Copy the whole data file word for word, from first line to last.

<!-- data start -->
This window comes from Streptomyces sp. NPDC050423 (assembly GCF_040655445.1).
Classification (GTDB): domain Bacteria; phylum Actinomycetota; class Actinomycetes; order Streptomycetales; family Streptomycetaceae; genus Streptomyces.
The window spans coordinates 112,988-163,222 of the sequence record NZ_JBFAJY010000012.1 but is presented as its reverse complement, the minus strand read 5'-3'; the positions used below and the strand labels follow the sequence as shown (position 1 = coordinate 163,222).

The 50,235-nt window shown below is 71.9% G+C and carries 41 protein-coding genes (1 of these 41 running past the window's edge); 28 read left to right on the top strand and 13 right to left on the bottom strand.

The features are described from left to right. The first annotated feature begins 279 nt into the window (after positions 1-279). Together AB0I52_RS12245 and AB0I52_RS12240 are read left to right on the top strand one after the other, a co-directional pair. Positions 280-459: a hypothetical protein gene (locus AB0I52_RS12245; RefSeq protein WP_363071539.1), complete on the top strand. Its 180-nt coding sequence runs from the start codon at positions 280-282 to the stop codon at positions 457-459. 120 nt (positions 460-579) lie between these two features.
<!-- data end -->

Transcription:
This window comes from Streptomyces sp. NPDC050423 (assembly GCF_040655445.1).
Classification (GTDB): domain Bacteria; phylum Actinomycetota; class Actinomycetes; order Streptomycetales; family Streptomycetaceae; genus Streptomyces.
The window spans coordinates 112,988-163,222 of the sequence record NZ_JBFAJY010000012.1 but is presented as its reverse complement, the minus strand read 5'-3'; the positions used below and the strand labels follow the sequence as shown (position 1 = coordinate 163,222).

The 50,235-nt window shown below is 71.9% G+C and carries 41 protein-coding genes (1 of these 41 running past the window's edge); 28 read left to right on the top strand and 13 right to left on the bottom strand.

The features are described from left to right. The first annotated feature begins 279 nt into the window (after positions 1-279). Together AB0I52_RS12245 and AB0I52_RS12240 are read left to right on the top strand one after the other, a co-directional pair. Positions 280-459: a hypothetical protein gene (locus AB0I52_RS12245; RefSeq protein WP_363071539.1), complete on the top strand. Its 180-nt coding sequence runs from the start codon at positions 280-282 to the stop codon at positions 457-459. 120 nt (positions 460-579) lie between these two features.